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(edited)

I want to go to Hollywood and stay in a dodgy motel, eat at an old fashioned diner with red pleather seats, and sit on the beach. Ray Wise ain't looking too shabby either for an older man.  I didn't realize that was Francesca Eastwood until the credits rolled, no wonder there was such a resemblance. Did Thaddeus think his life was already in the toilet so why not take the name? Donny sure likes his Arby's.

Edited by Armchair Critic
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Interesting side story, but it should do more than tell us where he got the name. Maybe Twin Peaks Guy knows something?

Well, the implication I got was Thaddeus pukes in the toilet, sees the name Stussey, and takes it as his own. Gloria sees the name Stussey on the toilet and which will probably start leading her to suspect the Stussey Brothers' involvement in this thing. So in an extremely roundabout way, this episode explains why Ennis was killed and why his murder will likely be solved. 

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No clue about any deeper meanings in this episode, but I was totally entertained. 

4 minutes ago, loki567 said:

Well, the implication I got was Thaddeus pukes in the toilet, sees the name Stussey, and takes it as his own. Gloria sees the name Stussey on the toilet and which will probably start leading her to suspect the Stussey Brothers' involvement in this thing. So in an extremely roundabout way, this episode explains why Ennis was killed and why his murder will likely be solved. 

I think all that told her was where Thaddeus came up with his new name.  She'll find at least one Minnesota Stussy if she follows up on Maurice's death -- she was suspicious about an AC unit in a window in winter.  Window AC units are common but most people take them out in winter. 

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(edited)

I know a fair number of people will dislike this episode, but I really enjoyed it. Gloria really became a fully developed character for me, with her feeling of alienation from so much of contemporary society, and we had some clever writing which will get her on the trail of Parking Lot Stussy

Really inspired casting with Frances Farmer and daughter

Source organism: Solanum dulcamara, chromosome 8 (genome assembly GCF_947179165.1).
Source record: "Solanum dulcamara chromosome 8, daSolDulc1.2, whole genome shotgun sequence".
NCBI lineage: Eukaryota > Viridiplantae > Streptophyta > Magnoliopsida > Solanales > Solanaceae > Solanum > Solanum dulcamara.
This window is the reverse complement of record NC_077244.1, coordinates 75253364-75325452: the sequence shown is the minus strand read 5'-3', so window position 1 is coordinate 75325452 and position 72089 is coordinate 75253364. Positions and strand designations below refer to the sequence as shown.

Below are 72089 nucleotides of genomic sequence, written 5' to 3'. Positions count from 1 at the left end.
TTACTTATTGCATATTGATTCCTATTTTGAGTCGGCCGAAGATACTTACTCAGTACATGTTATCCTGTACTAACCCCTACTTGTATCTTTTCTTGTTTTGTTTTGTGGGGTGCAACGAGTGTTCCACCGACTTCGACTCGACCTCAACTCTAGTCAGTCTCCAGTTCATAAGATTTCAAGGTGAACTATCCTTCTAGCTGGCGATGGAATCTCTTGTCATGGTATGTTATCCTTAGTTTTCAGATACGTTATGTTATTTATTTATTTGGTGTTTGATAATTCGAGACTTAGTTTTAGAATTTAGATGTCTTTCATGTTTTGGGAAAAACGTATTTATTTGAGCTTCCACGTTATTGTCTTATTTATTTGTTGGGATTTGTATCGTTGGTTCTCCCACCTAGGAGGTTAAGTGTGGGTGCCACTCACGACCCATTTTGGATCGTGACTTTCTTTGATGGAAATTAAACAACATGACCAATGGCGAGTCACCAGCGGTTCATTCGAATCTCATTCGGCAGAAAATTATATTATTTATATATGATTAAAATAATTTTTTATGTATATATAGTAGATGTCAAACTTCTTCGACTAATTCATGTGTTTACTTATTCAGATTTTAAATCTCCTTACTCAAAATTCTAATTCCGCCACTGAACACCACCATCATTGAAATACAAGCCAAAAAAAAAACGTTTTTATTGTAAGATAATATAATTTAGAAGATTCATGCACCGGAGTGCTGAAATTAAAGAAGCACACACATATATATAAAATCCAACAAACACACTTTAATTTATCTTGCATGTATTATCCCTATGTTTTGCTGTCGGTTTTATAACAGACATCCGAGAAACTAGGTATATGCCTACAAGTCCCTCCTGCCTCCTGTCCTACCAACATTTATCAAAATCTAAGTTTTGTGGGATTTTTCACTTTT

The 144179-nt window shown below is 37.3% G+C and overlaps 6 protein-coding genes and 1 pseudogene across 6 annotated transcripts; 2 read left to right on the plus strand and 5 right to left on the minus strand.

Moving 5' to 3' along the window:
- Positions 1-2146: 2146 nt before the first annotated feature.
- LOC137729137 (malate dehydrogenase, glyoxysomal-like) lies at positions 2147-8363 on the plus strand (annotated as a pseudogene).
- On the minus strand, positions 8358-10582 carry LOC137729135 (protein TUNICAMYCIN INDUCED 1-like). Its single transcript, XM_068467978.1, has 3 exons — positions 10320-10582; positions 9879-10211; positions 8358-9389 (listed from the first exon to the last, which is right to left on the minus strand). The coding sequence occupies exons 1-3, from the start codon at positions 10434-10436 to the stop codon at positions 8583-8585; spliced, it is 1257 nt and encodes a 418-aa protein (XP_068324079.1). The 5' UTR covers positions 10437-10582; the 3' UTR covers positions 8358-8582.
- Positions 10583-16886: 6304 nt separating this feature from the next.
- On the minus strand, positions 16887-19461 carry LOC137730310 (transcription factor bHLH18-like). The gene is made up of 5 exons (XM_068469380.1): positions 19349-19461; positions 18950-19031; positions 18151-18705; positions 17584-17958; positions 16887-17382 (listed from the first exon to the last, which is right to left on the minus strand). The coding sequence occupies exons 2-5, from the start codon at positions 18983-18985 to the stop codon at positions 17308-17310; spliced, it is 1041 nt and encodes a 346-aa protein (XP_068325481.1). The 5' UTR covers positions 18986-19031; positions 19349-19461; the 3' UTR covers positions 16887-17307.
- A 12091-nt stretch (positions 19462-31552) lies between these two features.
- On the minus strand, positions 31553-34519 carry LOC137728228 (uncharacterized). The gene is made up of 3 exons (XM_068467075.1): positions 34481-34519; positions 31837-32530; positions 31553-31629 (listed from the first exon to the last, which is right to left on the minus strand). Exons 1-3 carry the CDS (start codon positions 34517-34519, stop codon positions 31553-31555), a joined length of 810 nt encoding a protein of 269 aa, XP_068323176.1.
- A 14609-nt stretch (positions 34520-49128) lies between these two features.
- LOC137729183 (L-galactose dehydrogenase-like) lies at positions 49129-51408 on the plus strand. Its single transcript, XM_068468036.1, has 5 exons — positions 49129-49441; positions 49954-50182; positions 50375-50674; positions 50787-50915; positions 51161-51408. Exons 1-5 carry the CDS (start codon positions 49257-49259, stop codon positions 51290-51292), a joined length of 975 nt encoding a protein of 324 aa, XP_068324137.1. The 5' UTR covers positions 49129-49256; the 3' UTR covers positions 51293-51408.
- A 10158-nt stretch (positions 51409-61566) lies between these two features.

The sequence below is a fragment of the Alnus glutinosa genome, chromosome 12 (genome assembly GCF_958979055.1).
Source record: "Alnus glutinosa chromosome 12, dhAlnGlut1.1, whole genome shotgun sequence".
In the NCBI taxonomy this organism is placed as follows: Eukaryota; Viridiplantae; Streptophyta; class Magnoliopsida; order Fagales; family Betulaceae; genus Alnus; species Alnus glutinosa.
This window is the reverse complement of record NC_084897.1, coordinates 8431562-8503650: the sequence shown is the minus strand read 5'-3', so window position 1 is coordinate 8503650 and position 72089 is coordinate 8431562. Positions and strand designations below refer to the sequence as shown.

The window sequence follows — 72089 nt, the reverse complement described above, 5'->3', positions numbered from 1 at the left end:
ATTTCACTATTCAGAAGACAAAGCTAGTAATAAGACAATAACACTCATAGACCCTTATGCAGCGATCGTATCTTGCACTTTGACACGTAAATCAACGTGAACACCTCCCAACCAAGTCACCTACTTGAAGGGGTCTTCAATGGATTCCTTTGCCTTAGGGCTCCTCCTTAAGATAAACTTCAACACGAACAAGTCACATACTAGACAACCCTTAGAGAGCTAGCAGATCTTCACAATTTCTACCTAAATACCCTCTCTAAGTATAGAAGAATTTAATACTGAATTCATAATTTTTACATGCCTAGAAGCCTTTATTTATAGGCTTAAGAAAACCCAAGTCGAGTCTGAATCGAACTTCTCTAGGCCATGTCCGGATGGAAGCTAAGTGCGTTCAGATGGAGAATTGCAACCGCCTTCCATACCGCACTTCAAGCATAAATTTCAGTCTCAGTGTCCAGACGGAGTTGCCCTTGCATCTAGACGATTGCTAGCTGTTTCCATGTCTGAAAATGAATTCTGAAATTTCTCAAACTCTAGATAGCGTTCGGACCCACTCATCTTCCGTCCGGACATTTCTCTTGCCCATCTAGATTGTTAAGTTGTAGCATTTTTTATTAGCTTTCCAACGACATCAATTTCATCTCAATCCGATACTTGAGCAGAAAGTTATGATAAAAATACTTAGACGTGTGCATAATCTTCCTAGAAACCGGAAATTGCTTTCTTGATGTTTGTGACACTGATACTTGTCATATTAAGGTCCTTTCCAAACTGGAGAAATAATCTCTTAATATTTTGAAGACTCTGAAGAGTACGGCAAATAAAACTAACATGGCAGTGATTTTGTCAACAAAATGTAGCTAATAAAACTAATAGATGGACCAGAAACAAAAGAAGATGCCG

9 minutes ago, knaankos said:

Wasn't Tad way too young in 1975? He was at most 25, which would mean he was only 60 when he died in the current timeframe, when he looked to be about 75-80.

If he kept drinking and smoking a lot, he could easily add that many years to his appearance

Edited by Bannon
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30 minutes ago, loki567 said:

Well, the implication I got was Thaddeus pukes in the toilet, sees the name Stussey, and takes it as his own. Gloria sees the name Stussey on the toilet and which will probably start leading her to suspect the Stussey Brothers' involvement in this thing. So in an extremely roundabout way, this episode explains why Ennis was killed and why his murder will likely be solved. 

In one sense, his murder is irrelevant since the killer is dead. But hopefully, she will solve the murder of Maurice. That will be some real great police work.

I loved this episode. It was very different. Kind of like watching Fargo on acid (not that I'd know what that's like). But it may have been my most favorite episode every.

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Normally I'd feel the pacing was way off, to throw us Gloria's side story that was....well, really nothing more than a story....so early on. Ennis's adventures in LA had nothing to do with why he was killed, no real bearing on the larger story at hand. But for some reason, I was really into it. Everyone has a story, and there are different truths for different people. I just thought it fit, somehow. At any rate, it was a really well done episode and I Carrie Coon carried it fabulously. 

It also probably doesn't hurt that I'm not loving McGregor in this, so a break from him was fine with me. 

I have to say, I'm enjoying Gloria's deputy so much. He was SO jazzed about Arby's. Also, did he seriously pull the school bus over so the kid could talk to his mom? Flipping hilarious. 

I was glad to see that Gloria got an uplift at the end, with the discovery of the fingerprints. Even though Maurice is dead, Gloria is a sharp one and I have full confidence she will start putting things together quickly.